For his part, Henrik said he planned to do things differently this time. He would follow Apple’s model by outsourcing production through Magna International and he also aimed to target the middle of the market with a more affordable EV option that could compete with Tesla’s best-selling Model Y. Fisker Inc emerged in 2016 and went public in 2020 via a SPAC backed by Apollo Global Management. At one point, the company’s market value soared as high as $8 billion.

At the time, Fisker was one of several EV startups to burst onto the scene — Rivian, Lucid, and Lordstown all wanted the chance to compete with Tesla. Since then, production and market headwinds have pushed some EV startups to shutter and major players like Ford and GM to scale back their electric-vehicle operations. Even Tesla has struggled, seeing revenue decline and layoffs.

“I was hopeful at first,” one former VP, who worked at both Fisker startups, said. “Initially, at least, it seemed like he’d learned from his mistakes. It became obvious later on that they hadn’t.”

A Fisker spokesperson said it would be “unfair” to compare the two companies.

Today, the company is fighting for its life, pulling out all the stops in an effort to avoid bankruptcy.

Business Insider spoke with over two dozen current and former Fisker employees who worked at the startup during various periods from its launch in 2016 to the present. The workers, whose identities are known to BI, requested anonymity as they were not authorized to comment on Fisker’s behalf and feared professional reprisal.

Workers say husband and wife mismanaged their way into a mess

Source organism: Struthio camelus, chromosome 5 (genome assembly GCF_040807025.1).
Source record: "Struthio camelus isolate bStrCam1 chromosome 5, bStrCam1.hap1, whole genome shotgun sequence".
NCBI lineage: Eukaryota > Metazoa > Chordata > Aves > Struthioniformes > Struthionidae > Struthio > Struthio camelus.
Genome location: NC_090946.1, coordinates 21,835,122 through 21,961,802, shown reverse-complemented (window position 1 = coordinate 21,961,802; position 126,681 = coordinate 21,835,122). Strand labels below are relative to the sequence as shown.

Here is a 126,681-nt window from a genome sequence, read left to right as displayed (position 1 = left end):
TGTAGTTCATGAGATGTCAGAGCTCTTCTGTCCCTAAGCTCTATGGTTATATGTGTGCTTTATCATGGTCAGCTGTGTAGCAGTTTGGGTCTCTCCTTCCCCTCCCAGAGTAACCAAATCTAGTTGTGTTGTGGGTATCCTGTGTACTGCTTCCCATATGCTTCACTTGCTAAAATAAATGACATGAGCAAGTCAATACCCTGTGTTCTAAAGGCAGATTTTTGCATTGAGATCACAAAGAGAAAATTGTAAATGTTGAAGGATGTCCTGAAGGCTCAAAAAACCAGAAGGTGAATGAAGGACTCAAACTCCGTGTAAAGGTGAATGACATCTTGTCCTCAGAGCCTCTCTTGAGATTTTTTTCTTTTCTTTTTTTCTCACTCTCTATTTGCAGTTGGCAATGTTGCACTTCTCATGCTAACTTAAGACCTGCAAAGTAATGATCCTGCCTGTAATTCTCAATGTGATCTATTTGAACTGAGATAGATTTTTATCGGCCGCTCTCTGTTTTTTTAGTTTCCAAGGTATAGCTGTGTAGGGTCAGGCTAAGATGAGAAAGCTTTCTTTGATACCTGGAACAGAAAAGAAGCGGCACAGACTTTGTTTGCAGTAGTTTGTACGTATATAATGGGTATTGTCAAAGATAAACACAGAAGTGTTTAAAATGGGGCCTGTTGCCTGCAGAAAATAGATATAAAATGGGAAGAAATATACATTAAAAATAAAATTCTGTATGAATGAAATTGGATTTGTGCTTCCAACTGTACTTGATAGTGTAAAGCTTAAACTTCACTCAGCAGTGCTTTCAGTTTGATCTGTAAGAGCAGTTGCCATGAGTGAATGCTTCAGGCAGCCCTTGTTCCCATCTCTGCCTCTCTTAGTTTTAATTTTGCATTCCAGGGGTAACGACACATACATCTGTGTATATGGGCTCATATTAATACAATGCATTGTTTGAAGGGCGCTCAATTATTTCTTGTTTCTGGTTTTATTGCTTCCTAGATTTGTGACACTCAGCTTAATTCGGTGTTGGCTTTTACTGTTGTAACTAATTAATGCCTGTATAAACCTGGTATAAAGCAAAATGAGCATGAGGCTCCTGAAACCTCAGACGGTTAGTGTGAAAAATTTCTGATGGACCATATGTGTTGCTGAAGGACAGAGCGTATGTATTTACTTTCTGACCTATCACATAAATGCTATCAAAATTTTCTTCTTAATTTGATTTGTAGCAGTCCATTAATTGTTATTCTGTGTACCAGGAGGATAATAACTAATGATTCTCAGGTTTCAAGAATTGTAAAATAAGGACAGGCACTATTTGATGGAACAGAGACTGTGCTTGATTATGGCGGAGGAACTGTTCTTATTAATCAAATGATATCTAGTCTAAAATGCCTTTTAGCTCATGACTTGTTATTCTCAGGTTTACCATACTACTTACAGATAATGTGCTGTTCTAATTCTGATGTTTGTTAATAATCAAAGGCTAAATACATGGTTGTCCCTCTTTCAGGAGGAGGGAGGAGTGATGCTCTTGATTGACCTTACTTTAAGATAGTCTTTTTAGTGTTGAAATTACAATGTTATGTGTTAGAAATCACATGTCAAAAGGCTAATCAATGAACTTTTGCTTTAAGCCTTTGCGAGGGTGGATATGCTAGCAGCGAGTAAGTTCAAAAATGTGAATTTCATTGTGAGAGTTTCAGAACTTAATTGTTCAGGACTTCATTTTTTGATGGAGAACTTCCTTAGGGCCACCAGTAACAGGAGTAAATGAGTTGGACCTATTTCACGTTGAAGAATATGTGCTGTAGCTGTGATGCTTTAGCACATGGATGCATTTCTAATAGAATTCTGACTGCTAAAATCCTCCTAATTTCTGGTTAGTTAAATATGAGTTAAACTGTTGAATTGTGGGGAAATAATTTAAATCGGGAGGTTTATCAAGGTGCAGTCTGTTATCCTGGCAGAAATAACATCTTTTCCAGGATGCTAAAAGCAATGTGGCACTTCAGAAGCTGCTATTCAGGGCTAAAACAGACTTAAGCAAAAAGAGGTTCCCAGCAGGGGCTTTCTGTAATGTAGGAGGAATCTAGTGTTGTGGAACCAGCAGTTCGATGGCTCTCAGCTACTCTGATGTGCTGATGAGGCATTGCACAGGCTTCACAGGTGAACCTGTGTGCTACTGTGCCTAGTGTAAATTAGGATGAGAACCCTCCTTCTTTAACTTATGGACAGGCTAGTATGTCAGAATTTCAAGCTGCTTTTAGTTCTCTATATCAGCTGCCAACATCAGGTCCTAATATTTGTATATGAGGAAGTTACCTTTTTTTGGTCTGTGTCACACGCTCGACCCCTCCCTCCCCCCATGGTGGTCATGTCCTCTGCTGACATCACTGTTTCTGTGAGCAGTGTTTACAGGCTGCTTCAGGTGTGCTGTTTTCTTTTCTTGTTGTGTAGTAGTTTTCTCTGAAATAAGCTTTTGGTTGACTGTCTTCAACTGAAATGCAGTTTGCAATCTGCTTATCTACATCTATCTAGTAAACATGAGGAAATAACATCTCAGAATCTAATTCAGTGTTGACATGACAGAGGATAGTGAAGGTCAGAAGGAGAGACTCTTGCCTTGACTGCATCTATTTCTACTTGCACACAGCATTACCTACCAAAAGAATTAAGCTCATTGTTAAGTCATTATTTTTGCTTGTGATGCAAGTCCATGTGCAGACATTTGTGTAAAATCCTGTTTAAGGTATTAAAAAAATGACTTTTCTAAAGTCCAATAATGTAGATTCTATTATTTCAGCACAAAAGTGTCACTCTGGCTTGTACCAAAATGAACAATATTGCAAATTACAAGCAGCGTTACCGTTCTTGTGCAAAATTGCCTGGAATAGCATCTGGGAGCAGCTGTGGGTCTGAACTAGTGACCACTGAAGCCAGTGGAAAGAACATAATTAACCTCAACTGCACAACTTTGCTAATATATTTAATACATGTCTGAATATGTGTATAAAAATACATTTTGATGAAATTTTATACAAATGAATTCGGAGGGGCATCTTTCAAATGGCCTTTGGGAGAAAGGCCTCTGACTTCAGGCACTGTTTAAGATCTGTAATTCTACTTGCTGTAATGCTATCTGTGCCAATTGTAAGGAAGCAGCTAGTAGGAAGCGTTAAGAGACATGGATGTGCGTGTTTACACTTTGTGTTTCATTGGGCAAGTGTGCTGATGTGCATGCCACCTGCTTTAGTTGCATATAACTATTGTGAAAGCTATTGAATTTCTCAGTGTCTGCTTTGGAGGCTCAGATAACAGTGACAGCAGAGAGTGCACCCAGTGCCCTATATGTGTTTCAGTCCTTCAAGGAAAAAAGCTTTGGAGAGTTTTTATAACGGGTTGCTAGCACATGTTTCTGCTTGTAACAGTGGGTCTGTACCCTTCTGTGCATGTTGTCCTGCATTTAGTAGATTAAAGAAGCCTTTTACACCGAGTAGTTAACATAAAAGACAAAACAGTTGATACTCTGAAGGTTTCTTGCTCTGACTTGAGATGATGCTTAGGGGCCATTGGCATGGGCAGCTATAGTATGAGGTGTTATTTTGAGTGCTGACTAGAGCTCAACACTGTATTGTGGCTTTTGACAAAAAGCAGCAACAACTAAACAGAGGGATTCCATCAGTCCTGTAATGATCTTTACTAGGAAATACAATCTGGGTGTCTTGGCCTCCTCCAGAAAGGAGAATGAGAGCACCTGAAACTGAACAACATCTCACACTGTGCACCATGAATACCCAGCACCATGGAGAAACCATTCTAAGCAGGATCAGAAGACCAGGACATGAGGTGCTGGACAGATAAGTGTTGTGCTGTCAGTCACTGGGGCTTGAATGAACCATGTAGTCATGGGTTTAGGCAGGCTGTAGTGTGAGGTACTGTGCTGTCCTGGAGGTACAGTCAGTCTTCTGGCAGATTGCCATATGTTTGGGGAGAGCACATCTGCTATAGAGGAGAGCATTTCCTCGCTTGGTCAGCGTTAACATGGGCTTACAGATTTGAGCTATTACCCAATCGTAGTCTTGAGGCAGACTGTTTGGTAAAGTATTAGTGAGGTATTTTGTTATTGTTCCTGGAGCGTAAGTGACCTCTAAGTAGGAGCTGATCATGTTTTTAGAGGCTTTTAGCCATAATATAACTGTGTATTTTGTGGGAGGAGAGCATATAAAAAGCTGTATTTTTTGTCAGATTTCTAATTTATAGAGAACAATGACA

Many of Fisker’s woes can be traced back to the husband-wife duo who launched the brand, multiple former and current workers told BI.

They described a disorganized environment in which unqualified people were brought in to lead major programs and basic automotive standards were ignored.

While Henrik often served as a figurehead, Gupta-Fisker was heavily involved in everyday decisions, including on the engineering side, 11 workers said. Prior to taking on the role of CFO and COO at Fisker, Gupta-Fisker had served as an investment manager for the Fisker family office and as an adviser at a nonprofit. She had no prior experience in the automotive industry. But at Fisker, the workers said she managed deals with Magna and outside parts suppliers, frequently popped into engineering meetings, and weighed in on everything from parts purchases to software decisions.

A spokesperson for Magna declined to comment on Fisker. A Fisker spokesperson denied comments that Henrik took on a more passive role and said he was “deeply involved.”

henrik fisker